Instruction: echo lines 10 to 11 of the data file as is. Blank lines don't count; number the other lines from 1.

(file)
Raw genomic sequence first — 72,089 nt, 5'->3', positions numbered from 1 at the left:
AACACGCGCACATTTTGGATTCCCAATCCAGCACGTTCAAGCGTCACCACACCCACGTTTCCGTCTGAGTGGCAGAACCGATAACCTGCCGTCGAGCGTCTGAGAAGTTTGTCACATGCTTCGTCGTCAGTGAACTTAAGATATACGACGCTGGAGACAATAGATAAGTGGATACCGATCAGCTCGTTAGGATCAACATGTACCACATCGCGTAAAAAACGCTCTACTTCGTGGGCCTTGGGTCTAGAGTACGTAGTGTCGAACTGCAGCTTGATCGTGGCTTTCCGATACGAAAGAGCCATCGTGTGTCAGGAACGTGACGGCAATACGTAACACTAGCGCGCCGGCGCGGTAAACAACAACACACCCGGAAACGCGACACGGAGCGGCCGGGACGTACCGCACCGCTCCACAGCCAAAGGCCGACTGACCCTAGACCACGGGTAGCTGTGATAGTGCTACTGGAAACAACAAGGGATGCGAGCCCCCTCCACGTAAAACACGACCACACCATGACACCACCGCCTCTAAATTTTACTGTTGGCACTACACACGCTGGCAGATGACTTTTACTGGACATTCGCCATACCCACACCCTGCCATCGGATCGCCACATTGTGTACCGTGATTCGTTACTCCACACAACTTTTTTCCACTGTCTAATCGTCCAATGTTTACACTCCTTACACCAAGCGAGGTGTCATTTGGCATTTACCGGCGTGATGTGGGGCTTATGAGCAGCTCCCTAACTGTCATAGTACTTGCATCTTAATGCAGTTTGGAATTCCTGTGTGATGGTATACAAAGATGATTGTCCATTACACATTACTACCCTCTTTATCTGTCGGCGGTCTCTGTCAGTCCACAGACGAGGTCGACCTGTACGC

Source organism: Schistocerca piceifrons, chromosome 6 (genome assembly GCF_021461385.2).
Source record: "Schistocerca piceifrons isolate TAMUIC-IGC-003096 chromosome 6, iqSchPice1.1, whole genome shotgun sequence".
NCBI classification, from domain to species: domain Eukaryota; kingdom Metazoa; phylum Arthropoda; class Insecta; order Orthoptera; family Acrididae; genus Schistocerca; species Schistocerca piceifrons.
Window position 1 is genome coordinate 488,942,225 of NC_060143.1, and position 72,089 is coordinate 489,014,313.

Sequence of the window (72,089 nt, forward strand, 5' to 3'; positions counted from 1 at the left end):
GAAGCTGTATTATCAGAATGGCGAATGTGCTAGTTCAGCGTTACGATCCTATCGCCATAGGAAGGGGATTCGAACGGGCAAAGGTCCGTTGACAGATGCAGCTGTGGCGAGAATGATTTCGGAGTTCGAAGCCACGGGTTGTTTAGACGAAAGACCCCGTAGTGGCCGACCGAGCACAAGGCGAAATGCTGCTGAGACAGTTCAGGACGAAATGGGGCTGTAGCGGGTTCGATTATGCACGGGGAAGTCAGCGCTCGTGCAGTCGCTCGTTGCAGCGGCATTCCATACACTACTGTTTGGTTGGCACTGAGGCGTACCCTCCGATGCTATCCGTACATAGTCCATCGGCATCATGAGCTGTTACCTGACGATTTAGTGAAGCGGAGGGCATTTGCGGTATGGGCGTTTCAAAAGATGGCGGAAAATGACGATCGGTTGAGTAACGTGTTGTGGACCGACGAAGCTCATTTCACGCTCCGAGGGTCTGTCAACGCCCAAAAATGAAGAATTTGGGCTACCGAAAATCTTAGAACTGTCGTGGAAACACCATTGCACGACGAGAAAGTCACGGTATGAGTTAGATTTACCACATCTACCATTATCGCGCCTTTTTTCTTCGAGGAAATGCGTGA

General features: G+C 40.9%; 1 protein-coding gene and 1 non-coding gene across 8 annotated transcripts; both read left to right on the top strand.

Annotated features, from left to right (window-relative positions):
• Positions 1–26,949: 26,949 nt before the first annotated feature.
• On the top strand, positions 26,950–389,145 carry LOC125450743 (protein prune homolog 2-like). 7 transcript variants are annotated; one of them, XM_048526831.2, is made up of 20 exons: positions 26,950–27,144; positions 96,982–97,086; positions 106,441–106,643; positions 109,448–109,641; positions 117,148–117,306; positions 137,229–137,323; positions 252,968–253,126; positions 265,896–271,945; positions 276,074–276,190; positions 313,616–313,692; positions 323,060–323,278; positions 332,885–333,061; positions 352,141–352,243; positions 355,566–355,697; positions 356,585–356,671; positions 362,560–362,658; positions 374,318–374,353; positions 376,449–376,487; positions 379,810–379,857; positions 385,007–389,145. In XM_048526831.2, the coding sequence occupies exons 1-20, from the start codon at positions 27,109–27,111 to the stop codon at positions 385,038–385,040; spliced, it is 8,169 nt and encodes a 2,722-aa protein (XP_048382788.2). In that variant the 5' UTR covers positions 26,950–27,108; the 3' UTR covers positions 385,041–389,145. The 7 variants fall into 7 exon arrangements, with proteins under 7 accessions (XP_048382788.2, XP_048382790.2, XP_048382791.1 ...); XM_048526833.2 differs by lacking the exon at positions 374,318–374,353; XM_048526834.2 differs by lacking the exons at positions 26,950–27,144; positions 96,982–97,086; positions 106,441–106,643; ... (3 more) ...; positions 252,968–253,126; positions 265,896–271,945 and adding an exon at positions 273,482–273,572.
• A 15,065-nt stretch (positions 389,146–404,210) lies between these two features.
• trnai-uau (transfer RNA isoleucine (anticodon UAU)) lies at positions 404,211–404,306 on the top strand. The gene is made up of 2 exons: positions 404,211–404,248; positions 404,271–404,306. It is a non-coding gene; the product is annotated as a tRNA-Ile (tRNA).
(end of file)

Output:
Annotated features, from left to right (window-relative positions):
• Positions 1–26,949: 26,949 nt before the first annotated feature.